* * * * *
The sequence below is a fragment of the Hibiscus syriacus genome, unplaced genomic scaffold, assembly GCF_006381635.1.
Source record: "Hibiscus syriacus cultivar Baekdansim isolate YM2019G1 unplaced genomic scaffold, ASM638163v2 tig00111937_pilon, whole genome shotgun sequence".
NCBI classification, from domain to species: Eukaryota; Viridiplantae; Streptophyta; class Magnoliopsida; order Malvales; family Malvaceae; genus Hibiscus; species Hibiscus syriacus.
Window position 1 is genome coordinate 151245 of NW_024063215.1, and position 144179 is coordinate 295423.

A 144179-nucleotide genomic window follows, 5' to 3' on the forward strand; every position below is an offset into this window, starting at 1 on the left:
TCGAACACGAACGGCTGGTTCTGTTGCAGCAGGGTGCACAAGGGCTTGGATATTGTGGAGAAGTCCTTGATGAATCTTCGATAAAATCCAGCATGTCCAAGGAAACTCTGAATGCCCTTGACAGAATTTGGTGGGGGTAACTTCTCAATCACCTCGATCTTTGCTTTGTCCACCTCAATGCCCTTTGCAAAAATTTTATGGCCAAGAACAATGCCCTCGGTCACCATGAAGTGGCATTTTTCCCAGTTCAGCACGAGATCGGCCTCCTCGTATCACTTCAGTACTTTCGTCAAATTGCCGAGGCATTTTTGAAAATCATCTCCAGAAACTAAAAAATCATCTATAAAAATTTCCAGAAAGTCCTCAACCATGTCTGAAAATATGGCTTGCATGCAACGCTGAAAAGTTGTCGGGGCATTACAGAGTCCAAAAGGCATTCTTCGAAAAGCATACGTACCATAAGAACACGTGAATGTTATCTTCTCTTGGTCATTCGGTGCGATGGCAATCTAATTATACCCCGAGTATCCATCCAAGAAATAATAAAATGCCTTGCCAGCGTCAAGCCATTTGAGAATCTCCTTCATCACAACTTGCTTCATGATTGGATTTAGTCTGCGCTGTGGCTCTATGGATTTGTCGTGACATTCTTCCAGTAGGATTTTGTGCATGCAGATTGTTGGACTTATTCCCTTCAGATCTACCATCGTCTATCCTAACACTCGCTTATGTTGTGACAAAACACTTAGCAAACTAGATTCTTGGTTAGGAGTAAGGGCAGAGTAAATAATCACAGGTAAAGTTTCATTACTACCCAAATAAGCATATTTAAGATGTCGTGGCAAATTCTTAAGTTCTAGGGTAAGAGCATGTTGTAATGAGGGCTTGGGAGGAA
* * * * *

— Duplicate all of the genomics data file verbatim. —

The sequence below is a fragment of the Hibiscus syriacus genome, unplaced genomic scaffold, assembly GCF_006381635.1.
Source record: "Hibiscus syriacus cultivar Baekdansim isolate YM2019G1 unplaced genomic scaffold, ASM638163v2 tig00111937_pilon, whole genome shotgun sequence".
NCBI classification, from domain to species: Eukaryota; Viridiplantae; Streptophyta; class Magnoliopsida; order Malvales; family Malvaceae; genus Hibiscus; species Hibiscus syriacus.
Window position 1 is genome coordinate 151245 of NW_024063215.1, and position 144179 is coordinate 295423.

A 144179-nucleotide genomic window follows, 5' to 3' on the forward strand; every position below is an offset into this window, starting at 1 on the left:
TCGAACACGAACGGCTGGTTCTGTTGCAGCAGGGTGCACAAGGGCTTGGATATTGTGGAGAAGTCCTTGATGAATCTTCGATAAAATCCAGCATGTCCAAGGAAACTCTGAATGCCCTTGACAGAATTTGGTGGGGGTAACTTCTCAATCACCTCGATCTTTGCTTTGTCCACCTCAATGCCCTTTGCAAAAATTTTATGGCCAAGAACAATGCCCTCGGTCACCATGAAGTGGCATTTTTCCCAGTTCAGCACGAGATCGGCCTCCTCGTATCACTTCAGTACTTTCGTCAAATTGCCGAGGCATTTTTGAAAATCATCTCCAGAAACTAAAAAATCATCTATAAAAATTTCCAGAAAGTCCTCAACCATGTCTGAAAATATGGCTTGCATGCAACGCTGAAAAGTTGTCGGGGCATTACAGAGTCCAAAAGGCATTCTTCGAAAAGCATACGTACCATAAGAACACGTGAATGTTATCTTCTCTTGGTCATTCGGTGCGATGGCAATCTAATTATACCCCGAGTATCCATCCAAGAAATAATAAAATGCCTTGCCAGCGTCAAGCCATTTGAGAATCTCCTTCATCACAACTTGCTTCATGATTGGATTTAGTCTGCGCTGTGGCTCTATGGATTTGTCGTGACATTCTTCCAGTAGGATTTTGTGCATGCAGATTGTTGGACTTATTCCCTTCAGATCTACCATCGTCTATCCTAACACTCGCTTATGTTGTGACAAAACACTTAGCAAACTAGATTCTTGGTTAGGAGTAAGGGCAGAGTAAATAATCACAGGTAAAGTTTCATTACTACCCAAATAAGCATATTTAAGATGTCGTGGCAAATTCTTAAGTTCTAGGGTAAGAGCATGTTGTAATGAGGGCTTGGGAGGAA